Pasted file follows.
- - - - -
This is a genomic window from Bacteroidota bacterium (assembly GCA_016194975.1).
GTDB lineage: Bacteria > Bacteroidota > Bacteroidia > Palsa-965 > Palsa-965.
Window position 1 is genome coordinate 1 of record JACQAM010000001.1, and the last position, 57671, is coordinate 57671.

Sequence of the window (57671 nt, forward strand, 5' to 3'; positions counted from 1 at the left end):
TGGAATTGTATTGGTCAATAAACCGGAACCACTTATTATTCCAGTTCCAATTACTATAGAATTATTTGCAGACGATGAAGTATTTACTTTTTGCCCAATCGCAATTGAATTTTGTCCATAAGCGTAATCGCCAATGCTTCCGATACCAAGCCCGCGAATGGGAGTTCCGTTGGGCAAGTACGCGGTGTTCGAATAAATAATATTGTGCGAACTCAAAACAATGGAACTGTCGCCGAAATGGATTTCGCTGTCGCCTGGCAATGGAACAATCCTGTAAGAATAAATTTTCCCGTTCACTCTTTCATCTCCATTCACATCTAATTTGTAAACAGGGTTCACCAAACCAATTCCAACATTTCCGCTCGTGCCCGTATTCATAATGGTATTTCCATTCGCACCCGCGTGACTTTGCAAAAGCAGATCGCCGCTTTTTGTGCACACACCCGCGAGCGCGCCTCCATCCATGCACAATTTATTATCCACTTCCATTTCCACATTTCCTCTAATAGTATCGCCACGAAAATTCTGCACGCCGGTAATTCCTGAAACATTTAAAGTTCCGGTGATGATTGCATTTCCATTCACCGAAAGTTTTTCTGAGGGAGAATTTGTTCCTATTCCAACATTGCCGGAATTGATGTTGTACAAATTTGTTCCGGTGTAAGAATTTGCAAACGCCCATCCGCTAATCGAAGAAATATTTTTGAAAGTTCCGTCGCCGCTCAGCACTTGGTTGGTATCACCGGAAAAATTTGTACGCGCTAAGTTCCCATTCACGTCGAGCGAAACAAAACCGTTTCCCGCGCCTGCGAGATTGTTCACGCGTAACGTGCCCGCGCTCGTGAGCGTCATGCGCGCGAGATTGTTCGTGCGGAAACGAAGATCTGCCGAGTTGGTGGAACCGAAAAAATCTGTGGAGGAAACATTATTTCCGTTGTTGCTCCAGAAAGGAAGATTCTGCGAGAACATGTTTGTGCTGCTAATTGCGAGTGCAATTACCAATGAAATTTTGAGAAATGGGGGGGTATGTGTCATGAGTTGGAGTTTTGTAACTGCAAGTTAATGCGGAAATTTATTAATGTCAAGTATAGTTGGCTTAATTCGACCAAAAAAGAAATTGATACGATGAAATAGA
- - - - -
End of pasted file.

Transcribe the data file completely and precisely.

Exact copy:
This is a genomic window from Bacteroidota bacterium (assembly GCA_016194975.1).
GTDB lineage: Bacteria > Bacteroidota > Bacteroidia > Palsa-965 > Palsa-965.
Window position 1 is genome coordinate 1 of record JACQAM010000001.1, and the last position, 57671, is coordinate 57671.

Sequence of the window (57671 nt, forward strand, 5' to 3'; positions counted from 1 at the left end):
TGGAATTGTATTGGTCAATAAACCGGAACCACTTATTATTCCAGTTCCAATTACTATAGAATTATTTGCAGACGATGAAGTATTTACTTTTTGCCCAATCGCAATTGAATTTTGTCCATAAGCGTAATCGCCAATGCTTCCGATACCAAGCCCGCGAATGGGAGTTCCGTTGGGCAAGTACGCGGTGTTCGAATAAATAATATTGTGCGAACTCAAAACAATGGAACTGTCGCCGAAATGGATTTCGCTGTCGCCTGGCAATGGAACAATCCTGTAAGAATAAATTTTCCCGTTCACTCTTTCATCTCCATTCACATCTAATTTGTAAACAGGGTTCACCAAACCAATTCCAACATTTCCGCTCGTGCCCGTATTCATAATGGTATTTCCATTCGCACCCGCGTGACTTTGCAAAAGCAGATCGCCGCTTTTTGTGCACACACCCGCGAGCGCGCCTCCATCCATGCACAATTTATTATCCACTTCCATTTCCACATTTCCTCTAATAGTATCGCCACGAAAATTCTGCACGCCGGTAATTCCTGAAACATTTAAAGTTCCGGTGATGATTGCATTTCCATTCACCGAAAGTTTTTCTGAGGGAGAATTTGTTCCTATTCCAACATTGCCGGAATTGATGTTGTACAAATTTGTTCCGGTGTAAGAATTTGCAAACGCCCATCCGCTAATCGAAGAAATATTTTTGAAAGTTCCGTCGCCGCTCAGCACTTGGTTGGTATCACCGGAAAAATTTGTACGCGCTAAGTTCCCATTCACGTCGAGCGAAACAAAACCGTTTCCCGCGCCTGCGAGATTGTTCACGCGTAACGTGCCCGCGCTCGTGAGCGTCATGCGCGCGAGATTGTTCGTGCGGAAACGAAGATCTGCCGAGTTGGTGGAACCGAAAAAATCTGTGGAGGAAACATTATTTCCGTTGTTGCTCCAGAAAGGAAGATTCTGCGAGAACATGTTTGTGCTGCTAATTGCGAGTGCAATTACCAATGAAATTTTGAGAAATGGGGGGGTATGTGTCATGAGTTGGAGTTTTGTAACTGCAAGTTAATGCGGAAATTTATTAATGTCAAGTATAGTTGGCTTAATTCGACCAAAAAAGAAATTGATACGATGAAATAGA